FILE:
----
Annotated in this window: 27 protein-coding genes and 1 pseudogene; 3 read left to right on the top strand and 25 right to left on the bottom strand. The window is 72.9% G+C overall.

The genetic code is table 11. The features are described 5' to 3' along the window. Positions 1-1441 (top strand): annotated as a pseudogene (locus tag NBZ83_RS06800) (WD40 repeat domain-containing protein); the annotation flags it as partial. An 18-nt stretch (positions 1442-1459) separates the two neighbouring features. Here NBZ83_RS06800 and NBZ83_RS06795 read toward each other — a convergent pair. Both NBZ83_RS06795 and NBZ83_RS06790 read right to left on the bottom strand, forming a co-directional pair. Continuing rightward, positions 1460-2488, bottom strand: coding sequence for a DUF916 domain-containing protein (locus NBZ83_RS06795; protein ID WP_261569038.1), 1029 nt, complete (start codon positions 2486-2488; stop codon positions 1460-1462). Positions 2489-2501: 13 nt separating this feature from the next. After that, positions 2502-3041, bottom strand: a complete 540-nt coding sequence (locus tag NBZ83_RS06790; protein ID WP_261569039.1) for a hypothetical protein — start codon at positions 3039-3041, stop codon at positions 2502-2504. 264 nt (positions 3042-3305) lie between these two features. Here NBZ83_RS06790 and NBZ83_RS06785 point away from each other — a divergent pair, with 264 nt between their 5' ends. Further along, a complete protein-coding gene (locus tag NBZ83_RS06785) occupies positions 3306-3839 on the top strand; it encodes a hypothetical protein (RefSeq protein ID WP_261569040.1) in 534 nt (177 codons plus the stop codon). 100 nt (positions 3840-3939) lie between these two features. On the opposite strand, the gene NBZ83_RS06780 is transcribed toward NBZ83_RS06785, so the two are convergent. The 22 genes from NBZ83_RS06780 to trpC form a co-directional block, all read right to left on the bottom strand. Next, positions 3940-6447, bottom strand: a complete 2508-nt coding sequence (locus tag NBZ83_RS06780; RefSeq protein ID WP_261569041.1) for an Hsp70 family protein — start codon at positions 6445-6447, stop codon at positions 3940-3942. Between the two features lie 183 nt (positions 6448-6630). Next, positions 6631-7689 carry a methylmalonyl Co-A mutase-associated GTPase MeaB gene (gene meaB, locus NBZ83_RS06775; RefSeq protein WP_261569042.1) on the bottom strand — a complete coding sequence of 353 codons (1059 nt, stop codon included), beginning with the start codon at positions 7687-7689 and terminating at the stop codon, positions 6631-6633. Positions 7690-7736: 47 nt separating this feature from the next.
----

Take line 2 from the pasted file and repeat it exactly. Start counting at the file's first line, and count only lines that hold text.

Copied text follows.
The genetic code is table 11. The features are described 5' to 3' along the window. Positions 1-1441 (top strand): annotated as a pseudogene (locus tag NBZ83_RS06800) (WD40 repeat domain-containing protein); the annotation flags it as partial. An 18-nt stretch (positions 1442-1459) separates the two neighbouring features. Here NBZ83_RS06800 and NBZ83_RS06795 read toward each other — a convergent pair. Both NBZ83_RS06795 and NBZ83_RS06790 read right to left on the bottom strand, forming a co-directional pair. Continuing rightward, positions 1460-2488, bottom strand: coding sequence for a DUF916 domain-containing protein (locus NBZ83_RS06795; protein ID WP_261569038.1), 1029 nt, complete (start codon positions 2486-2488; stop codon positions 1460-1462). Positions 2489-2501: 13 nt separating this feature from the next. After that, positions 2502-3041, bottom strand: a complete 540-nt coding sequence (locus tag NBZ83_RS06790; protein ID WP_261569039.1) for a hypothetical protein — start codon at positions 3039-3041, stop codon at positions 2502-2504. 264 nt (positions 3042-3305) lie between these two features. Here NBZ83_RS06790 and NBZ83_RS06785 point away from each other — a divergent pair, with 264 nt between their 5' ends. Further along, a complete protein-coding gene (locus tag NBZ83_RS06785) occupies positions 3306-3839 on the top strand; it encodes a hypothetical protein (RefSeq protein ID WP_261569040.1) in 534 nt (177 codons plus the stop codon). 100 nt (positions 3840-3939) lie between these two features. On the opposite strand, the gene NBZ83_RS06780 is transcribed toward NBZ83_RS06785, so the two are convergent. The 22 genes from NBZ83_RS06780 to trpC form a co-directional block, all read right to left on the bottom strand. Next, positions 3940-6447, bottom strand: a complete 2508-nt coding sequence (locus tag NBZ83_RS06780; RefSeq protein ID WP_261569041.1) for an Hsp70 family protein — start codon at positions 6445-6447, stop codon at positions 3940-3942. Between the two features lie 183 nt (positions 6448-6630). Next, positions 6631-7689 carry a methylmalonyl Co-A mutase-associated GTPase MeaB gene (gene meaB, locus NBZ83_RS06775; RefSeq protein WP_261569042.1) on the bottom strand — a complete coding sequence of 353 codons (1059 nt, stop codon included), beginning with the start codon at positions 7687-7689 and terminating at the stop codon, positions 6631-6633. Positions 7690-7736: 47 nt separating this feature from the next.